Milk himself is shown as a witty, savvy politician. Once a wild-eyed hippie, Milk overhauled his image and learned how to work a room. Recognizing the value of good PR, he pressed for ordinances to control the city's dog shit problem, and during a local TV interview "accidentally" steps into a carefully positioned mound of dog feces for the benefit of the camera.
The film is impressively balanced. Friends acknowledge Milk's bad temper while his assassin is shown as a well-intentioned political neophyte who cracks under the weight of financial obligations and an unwillingness to compromise his moral values.
But the numbing violence of Milk and Moscone's murder for a long time shattered the hope and faith in the political and social enlightenment San Francisco's leaders seemed to predict on a national level.
Video & Audio
New Yorker's DVD appropriately is a 2-disc set with Criterion-level supplements. The film, shot mostly in 16mm, is presented in its original full frame aspect ratio. The UCLA Film & Television Archive has restored and improved the film elements, including a 2.0 stereo mix of Mark Isham's moving score.
This surprisingly lavish special edition is divided between two discs. Disc One has the main feature plus an Audio Commentary Track with director Rob Epstein, co-editor Deborah Hoffman, and photographer Daniel Nicoletta, who had worked at Milk's camera store. The talk is a great primer on documentary filmmaking, from funding issues to editing to choosing and conducting interviews.
The more filmmaking-oriented discussion compliments the extras on Disc Two, which are mostly tributes to Milk's and Moscone's legacy. One glitch with the three pages of menu screens (at least on this reviewer's DVD player) is that once one moves forward one page on the main menu it's impossible to return to the first page without hitting stop and starting over.
Outtakes Featurette: Harvey Speaks Out is a series of brief clips from local news organizations, some with timecodes, of Milk discussing various issues. Academy Awards Presentation has Kathleen Turner (with very '80s hair and wearing a dress she'd probably rather forget) announcing that The Times of Harvey Milk had beat out such stiff feature documentary competition as Marlene and Streetwise, both fine films in their own right.
San Francisco Premiere: Castro Theatre is nearly eight minutes of brief speeches shot on ancient videotape at the November 1, 1984 premiere, which refers to the 1984 presidential race, gay Republicans, and which brings the interview subjects onstage for an ovation.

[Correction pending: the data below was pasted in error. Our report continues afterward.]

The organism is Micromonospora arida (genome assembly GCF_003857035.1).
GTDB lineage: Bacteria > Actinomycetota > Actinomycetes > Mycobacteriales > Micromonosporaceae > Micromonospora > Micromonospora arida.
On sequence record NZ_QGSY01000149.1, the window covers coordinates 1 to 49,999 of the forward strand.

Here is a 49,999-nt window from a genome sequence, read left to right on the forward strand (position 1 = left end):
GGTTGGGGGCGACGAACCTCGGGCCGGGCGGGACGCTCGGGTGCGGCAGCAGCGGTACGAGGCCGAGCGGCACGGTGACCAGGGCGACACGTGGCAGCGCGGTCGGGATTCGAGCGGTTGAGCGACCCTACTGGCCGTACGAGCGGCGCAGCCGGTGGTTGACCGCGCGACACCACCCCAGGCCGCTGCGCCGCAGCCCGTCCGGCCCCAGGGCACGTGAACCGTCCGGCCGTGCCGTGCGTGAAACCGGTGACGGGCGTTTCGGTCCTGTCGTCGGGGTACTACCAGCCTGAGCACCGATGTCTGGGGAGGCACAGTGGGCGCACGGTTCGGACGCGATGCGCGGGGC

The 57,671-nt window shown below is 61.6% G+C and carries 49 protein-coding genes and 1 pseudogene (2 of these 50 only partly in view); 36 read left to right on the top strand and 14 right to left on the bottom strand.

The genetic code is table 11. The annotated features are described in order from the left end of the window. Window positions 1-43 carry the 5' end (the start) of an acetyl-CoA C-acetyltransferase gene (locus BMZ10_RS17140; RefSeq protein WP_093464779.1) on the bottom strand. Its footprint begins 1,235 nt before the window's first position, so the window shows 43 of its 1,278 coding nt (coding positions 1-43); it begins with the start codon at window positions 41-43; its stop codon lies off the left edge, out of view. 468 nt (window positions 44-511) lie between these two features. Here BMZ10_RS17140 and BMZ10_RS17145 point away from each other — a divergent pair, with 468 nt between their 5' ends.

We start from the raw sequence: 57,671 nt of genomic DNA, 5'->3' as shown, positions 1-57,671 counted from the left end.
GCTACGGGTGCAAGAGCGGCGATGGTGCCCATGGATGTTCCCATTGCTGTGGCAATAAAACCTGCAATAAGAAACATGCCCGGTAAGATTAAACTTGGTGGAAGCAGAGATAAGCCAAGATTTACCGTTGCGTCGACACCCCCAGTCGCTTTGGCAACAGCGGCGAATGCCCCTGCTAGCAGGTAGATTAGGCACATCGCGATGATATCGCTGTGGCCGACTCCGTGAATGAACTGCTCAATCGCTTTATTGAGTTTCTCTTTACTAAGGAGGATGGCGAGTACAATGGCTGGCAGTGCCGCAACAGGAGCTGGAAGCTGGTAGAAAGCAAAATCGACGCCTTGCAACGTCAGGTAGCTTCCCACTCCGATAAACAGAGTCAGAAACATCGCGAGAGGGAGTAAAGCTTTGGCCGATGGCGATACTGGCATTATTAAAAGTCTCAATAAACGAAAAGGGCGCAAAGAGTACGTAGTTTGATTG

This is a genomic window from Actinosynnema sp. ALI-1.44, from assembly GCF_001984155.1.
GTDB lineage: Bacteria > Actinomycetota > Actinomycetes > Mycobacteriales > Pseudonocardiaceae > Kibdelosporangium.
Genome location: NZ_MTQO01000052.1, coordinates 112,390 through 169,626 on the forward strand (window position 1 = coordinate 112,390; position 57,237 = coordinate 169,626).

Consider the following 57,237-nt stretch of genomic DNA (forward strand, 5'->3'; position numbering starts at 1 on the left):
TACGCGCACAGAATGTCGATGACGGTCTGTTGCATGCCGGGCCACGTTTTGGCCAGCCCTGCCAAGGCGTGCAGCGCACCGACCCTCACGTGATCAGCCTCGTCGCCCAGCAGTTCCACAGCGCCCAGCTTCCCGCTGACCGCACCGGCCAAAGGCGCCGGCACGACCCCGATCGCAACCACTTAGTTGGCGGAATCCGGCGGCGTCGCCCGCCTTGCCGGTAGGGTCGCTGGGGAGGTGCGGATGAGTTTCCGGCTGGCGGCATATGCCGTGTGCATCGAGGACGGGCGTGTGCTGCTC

Ron Epstein and Tom Ammiano at the Directors Guild Los Angeles is an informative, 16-minute Q&A with the director and interview subject-turned member of San Francisco's Board of Supervisors. Dan White Update is mostly clips, though it does acknowledge White's eventual suicide soon after being released from prison. Alternate Ending mostly supports the filmmakers' final editing choices, though it does offer a touching surprise not included in the finished film.
First Anniversary: Mayor Dianne Feinstein is her short tribute on November 27, 1979 to both victims, with Feinstein still obviously shaken a year after those tragic events.
A large section of 25th Anniversary Events includes Dan White Case Revisited, a 45-minute examination of the seminal murder case, its infamous verdict and long-lasting impact on criminal justice. Harry Britt, Harvey's Appointed Successor is one of the best of these mostly talking head segments, an eloquent speech by Milk's reluctant replacement. Chris Moscone, George Moscone's Son and Stuart Milk, Harvey Milk's Nephew, also appear. A brief Candlelight Memorial marking the 25th anniversary is included, though it's again speeches with nary a candle in sight, and the extras wrap up with a Trailer and Filmmakers' Photo Gallery.
The Times of Harvey Milk is a film for everyone, not just gays and lesbians. At a time when voter apathy and national pessimism seem to be at an all-time high, The Times of Harvey Milk is moving evidence than one person can still make a profound, positive impact on American life.
Stuart Galbraith IV is a Los Angeles and Kyoto-based film historian whose work includes The Emperor and the Wolf -- The Lives and Films of Akira Kurosawa and Toshiro Mifune. He is presently writing a new book on Japanese cinema for Taschen.